Wealthy in a Different Way

I grew up in a home that was filled with love but lacked financial security. I don’t want to say we were poor. It never felt that way. I never went hungry, I always had warm clothes, I wasn’t denied anything I needed. But when I looked at most of my friends’ lives, it was clear that mine was different. The suburb I was raised in was fairly middle class; two cars in the driveways of detached homes with treed yards.

However, unlike my friends, my family didn’t take vacations with any regularity. I remember a couple camping trips, which were fun. I got a paper route at the age of 10 and started working after school at 14. I didn’t get a car or even the promise of car insurance when I turned 16. I knew that if I wanted post-secondary education, there would be little assistance from my parents apart from a free place to live. My parents rarely fought but when they did, it was usually about money. With shame, I admit that I resented them for the trivial things I didn’t have, especially since I realized at a young age that the people we knew who seemed to have no money issues showed the likelihood of having other more serious ones that we didn’t. To my young eyes, this usually looked like married adults who didn’t seem to like each other. I was terribly happy my own folks didn’t look to possess this sort of strife.

More than most of my friends, I was given a fairly long leash. My parents were as supportive as they could possibly be. Looking back now, I actually feel pretty lucky. I thought a winter vacation to Florida was what I was missing. However, I’m sure not being able to ride my bike all over North York, or hop on the subway and head downtown to visit novelty shops and record stores, or be allowed to take the morning off school to line up for Duran Duran tickets would’ve been missed MUCH more. I’d like to think that this is how my parents showed their trust in me. I shudder to think about all the times I betrayed it, but that was the commodity I had in spades. Having survived through this, I want my own children to have the independence that I had. Times have changed, there’s no doubt. The bad guys have new tools. But I have an open dialogue with my kids, unlike what I had with my parents, and I feel like they know that they can discuss anything with my wife and I. In fact, we demand it.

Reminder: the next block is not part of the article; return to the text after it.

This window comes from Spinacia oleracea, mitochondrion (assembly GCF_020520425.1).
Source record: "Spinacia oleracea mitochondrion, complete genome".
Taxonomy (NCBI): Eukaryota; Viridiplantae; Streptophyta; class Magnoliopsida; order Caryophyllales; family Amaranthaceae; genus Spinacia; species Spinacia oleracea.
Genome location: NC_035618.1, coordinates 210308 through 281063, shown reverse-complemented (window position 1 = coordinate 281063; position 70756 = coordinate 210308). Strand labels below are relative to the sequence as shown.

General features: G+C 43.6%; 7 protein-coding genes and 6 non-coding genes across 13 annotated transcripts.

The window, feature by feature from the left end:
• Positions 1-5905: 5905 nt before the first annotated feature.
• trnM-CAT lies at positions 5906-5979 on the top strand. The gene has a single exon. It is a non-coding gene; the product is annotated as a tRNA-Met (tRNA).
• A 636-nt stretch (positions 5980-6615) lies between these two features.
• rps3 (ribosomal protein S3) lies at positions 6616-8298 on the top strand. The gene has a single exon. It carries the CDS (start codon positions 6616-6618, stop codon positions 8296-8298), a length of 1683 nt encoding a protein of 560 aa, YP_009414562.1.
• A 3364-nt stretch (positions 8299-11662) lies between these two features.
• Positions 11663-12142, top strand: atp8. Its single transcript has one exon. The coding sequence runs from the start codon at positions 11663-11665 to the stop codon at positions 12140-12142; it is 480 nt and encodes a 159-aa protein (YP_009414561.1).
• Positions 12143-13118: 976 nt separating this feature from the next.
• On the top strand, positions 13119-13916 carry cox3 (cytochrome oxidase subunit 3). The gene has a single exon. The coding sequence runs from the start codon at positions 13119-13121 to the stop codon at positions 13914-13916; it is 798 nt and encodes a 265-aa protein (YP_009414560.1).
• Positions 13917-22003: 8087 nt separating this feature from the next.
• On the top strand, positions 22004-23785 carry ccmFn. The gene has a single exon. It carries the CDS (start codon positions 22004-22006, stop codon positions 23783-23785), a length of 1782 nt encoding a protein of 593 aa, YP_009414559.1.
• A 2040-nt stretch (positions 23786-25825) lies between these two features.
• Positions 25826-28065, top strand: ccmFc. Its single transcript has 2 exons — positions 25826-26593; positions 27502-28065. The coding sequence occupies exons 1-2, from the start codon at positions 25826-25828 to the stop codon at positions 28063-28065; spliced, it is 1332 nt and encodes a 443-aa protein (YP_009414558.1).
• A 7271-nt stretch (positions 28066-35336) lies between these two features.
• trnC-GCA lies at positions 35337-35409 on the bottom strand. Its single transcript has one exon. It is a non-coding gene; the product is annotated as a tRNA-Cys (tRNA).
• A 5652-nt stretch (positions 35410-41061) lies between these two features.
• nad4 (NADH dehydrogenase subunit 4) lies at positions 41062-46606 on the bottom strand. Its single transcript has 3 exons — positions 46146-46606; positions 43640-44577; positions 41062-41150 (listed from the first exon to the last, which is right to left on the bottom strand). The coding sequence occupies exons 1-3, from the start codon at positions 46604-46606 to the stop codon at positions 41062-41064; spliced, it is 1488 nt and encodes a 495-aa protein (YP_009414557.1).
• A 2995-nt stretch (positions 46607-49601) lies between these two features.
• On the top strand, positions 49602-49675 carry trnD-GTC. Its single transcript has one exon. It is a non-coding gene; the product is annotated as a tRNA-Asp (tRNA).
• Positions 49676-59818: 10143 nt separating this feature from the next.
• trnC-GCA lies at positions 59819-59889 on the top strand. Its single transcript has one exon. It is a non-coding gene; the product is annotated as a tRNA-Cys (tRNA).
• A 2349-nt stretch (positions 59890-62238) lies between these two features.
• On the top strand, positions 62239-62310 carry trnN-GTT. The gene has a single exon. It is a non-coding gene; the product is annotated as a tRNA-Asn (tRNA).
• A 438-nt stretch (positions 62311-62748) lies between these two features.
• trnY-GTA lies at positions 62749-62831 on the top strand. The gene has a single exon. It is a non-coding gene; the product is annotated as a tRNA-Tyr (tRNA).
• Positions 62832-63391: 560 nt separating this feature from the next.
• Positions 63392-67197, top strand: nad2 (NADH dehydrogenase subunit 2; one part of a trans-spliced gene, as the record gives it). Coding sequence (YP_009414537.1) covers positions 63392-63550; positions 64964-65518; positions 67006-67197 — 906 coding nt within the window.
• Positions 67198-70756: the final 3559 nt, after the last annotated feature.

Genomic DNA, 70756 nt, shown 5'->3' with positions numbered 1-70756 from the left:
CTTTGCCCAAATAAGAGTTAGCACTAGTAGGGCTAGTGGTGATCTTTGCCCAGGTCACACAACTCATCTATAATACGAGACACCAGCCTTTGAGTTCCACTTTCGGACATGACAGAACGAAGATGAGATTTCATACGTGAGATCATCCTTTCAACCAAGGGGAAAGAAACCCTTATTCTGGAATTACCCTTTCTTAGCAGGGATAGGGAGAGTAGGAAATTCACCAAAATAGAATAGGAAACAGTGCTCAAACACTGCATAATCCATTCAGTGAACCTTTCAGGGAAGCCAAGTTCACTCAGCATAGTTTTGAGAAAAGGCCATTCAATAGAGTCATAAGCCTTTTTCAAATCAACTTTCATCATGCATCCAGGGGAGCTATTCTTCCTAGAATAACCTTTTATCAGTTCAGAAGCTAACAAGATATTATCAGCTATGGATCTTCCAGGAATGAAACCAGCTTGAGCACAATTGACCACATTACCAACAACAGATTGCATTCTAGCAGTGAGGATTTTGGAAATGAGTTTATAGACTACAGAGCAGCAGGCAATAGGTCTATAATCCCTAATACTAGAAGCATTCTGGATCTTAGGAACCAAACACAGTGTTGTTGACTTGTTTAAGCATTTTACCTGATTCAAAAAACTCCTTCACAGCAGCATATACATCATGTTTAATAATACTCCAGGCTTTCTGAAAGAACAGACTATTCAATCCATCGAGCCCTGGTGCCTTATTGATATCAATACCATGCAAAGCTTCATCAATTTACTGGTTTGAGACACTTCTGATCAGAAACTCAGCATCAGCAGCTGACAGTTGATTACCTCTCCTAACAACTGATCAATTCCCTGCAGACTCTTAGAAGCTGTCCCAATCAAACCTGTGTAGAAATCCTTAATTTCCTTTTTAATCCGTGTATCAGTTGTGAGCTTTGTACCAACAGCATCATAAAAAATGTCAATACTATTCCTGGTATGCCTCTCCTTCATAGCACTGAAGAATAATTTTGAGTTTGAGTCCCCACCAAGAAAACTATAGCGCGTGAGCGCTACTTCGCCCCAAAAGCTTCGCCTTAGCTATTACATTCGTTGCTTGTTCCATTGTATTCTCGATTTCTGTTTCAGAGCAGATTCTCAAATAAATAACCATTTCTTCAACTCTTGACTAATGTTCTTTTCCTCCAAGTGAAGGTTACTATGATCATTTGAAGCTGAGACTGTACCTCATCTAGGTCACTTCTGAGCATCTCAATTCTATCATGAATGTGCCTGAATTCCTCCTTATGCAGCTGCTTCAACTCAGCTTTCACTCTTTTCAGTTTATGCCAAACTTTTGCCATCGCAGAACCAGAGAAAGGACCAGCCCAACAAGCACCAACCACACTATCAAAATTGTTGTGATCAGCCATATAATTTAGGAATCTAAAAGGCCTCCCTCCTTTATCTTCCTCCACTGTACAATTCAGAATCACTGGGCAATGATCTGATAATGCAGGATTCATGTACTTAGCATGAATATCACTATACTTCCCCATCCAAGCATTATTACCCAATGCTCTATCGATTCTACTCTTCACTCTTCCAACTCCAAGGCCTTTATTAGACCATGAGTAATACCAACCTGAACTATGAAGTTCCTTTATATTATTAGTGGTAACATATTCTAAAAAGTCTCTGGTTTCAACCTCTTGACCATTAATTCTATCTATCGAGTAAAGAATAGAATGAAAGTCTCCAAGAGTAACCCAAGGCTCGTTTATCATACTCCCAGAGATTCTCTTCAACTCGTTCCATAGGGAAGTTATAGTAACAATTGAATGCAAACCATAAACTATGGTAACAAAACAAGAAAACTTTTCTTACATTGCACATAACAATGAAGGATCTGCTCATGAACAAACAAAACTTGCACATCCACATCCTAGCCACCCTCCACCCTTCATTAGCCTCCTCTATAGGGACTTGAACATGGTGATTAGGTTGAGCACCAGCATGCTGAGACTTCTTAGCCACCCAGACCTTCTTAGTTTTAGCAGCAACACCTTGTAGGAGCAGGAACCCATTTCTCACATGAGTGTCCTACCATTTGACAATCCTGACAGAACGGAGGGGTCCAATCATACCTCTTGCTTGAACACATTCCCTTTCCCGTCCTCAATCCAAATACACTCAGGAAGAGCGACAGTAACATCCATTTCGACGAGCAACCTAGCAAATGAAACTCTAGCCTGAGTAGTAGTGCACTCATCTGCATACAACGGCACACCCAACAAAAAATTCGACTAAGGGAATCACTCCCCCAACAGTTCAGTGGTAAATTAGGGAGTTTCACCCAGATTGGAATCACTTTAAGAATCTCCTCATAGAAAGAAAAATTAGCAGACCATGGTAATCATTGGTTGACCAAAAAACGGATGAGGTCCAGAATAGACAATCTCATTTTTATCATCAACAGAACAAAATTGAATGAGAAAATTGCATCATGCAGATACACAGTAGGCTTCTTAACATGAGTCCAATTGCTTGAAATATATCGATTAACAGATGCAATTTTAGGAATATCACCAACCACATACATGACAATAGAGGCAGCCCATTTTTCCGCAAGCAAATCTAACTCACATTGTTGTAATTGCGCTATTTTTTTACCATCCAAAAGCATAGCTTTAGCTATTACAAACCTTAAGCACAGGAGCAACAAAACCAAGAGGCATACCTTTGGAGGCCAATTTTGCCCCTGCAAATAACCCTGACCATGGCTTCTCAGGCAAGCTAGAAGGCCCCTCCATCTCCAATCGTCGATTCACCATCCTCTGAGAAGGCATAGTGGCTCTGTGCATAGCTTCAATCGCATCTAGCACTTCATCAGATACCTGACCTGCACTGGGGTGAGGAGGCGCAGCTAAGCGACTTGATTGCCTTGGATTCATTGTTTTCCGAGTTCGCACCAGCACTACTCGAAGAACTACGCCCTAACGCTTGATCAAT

So where am I going with this personal history lesson? It’s not just a humblebrag leading to tell you where I am now.
I have all the good things, family, a career (or four) that I genuinely enjoy, a safe comfortable house that I share with the bank, in a neighbourhood I love.

Along with this seemingly charmed life, comes the crushing-at-times financial trappings that are unavoidable in a big North American city. Likely due to my upbringing, I appreciate what I have so much. My gratitude meter’s needle is stuck at max. That I still have both my parents, who worked and stressed so hard to provide what they could, plus a great relationship with my brother, makes me feel ever luckier. Topping it off, it makes me really appreciate what my wife and I have accomplished ourselves – which is more than our parents could. Knowing that after my husk empties of energy, my kids get something that gives them a leg up in life makes me feel like I’ve already succeeded. Add all these together, and I feel rich. No matter what our household budget reports.

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Aron Harris

Dad blogger in Toronto who thinks he's funny. Digs: photography, music, veg food, cooking, writing and of course, my family.

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